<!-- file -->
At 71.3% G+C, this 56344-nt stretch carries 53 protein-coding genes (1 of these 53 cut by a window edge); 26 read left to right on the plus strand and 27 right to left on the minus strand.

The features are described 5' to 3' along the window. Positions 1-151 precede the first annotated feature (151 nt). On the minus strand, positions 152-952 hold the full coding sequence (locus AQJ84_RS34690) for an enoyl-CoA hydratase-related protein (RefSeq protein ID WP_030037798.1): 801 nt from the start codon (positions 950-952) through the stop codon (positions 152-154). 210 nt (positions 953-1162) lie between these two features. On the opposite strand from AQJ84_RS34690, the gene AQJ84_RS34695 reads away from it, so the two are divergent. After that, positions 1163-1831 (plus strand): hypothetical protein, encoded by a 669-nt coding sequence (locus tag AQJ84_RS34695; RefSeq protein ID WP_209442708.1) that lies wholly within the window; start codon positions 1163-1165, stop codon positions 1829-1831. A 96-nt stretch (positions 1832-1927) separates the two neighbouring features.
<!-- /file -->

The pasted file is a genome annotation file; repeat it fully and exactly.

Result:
At 71.3% G+C, this 56344-nt stretch carries 53 protein-coding genes (1 of these 53 cut by a window edge); 26 read left to right on the plus strand and 27 right to left on the minus strand.

The features are described 5' to 3' along the window. Positions 1-151 precede the first annotated feature (151 nt). On the minus strand, positions 152-952 hold the full coding sequence (locus AQJ84_RS34690) for an enoyl-CoA hydratase-related protein (RefSeq protein ID WP_030037798.1): 801 nt from the start codon (positions 950-952) through the stop codon (positions 152-154). 210 nt (positions 953-1162) lie between these two features. On the opposite strand from AQJ84_RS34690, the gene AQJ84_RS34695 reads away from it, so the two are divergent. After that, positions 1163-1831 (plus strand): hypothetical protein, encoded by a 669-nt coding sequence (locus tag AQJ84_RS34695; RefSeq protein ID WP_209442708.1) that lies wholly within the window; start codon positions 1163-1165, stop codon positions 1829-1831. A 96-nt stretch (positions 1832-1927) separates the two neighbouring features.